Clark went on to share that while training is important and helps a lot, if a horse isn’t born with the instinct for Cutting, it won’t be successful.

“It’s instinct,” said Clark, sharing experience and insight accompanied by smiles and easy laughter. “It has to have cow sense. It has to have a tremendous amount of cow in it. The good ones take it personally. If a cow beats them, they’re mad. A good cutting horse knows that cow is not supposed to get by him,” continued the personable cowboy. “If it does get by him, he’s (really mad). So that’s important.”

What is important for anyone wondering about the sport of cutting is the fact those participating can’t seem to get enough of it.

“It’s probably the most fun you can have on a horse,” said Strain about the competition of horse against cows inside the pen. “To feel that is hard to describe. It is very exhilarating for two and a half minutes to be out there and know you’re on a highly tuned, highly trained animal that is as good an athlete as you’ll ever be around.”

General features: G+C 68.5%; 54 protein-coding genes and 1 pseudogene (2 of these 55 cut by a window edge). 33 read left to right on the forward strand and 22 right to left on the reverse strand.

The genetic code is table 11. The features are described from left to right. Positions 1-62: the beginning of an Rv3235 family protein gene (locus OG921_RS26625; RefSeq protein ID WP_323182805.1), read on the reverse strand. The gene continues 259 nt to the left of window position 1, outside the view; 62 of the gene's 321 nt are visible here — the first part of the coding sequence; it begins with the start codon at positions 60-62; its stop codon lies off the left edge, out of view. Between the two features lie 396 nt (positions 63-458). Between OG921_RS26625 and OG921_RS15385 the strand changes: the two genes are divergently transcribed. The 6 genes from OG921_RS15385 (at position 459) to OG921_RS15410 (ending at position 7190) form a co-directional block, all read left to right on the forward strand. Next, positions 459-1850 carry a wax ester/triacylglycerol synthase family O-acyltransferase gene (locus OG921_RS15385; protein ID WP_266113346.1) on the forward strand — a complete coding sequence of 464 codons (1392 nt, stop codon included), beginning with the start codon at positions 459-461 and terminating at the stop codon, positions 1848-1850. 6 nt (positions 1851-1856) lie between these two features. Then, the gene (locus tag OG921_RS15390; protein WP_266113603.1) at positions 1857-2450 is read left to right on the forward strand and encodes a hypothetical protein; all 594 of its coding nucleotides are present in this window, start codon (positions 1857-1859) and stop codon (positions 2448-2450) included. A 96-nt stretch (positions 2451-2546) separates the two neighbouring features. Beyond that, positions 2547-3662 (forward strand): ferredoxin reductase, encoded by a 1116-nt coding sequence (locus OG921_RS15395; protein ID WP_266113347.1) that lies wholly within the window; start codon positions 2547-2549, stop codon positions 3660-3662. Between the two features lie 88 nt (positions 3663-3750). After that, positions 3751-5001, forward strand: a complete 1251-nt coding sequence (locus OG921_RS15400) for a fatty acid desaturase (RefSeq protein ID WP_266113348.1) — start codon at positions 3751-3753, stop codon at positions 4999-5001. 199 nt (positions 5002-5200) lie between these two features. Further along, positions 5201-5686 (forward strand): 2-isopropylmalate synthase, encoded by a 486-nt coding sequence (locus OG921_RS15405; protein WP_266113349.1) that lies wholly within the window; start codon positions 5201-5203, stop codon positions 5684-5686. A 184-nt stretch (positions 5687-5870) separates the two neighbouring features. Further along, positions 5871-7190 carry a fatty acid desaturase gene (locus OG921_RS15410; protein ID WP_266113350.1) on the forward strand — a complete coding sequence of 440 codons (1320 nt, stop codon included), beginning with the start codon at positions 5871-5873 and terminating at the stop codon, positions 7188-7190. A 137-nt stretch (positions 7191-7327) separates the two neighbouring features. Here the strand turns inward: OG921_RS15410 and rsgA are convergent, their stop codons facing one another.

Clark echoed Strain’s enthusiasm for the sport.

“It’s a rush. It’s the most exciting thing I can do on my horse,” he described of separating a cow and preventing it from returning to the herd, no matter how hard it tries. “It’s the teamwork, me and the horse, against a herd of cows. They’re so quick. It’s animal against animal and you’ve got the best seat in the house. I’ve done Team Penning, Sorting ” I think this is the ultimate equine activity you can be involved in.”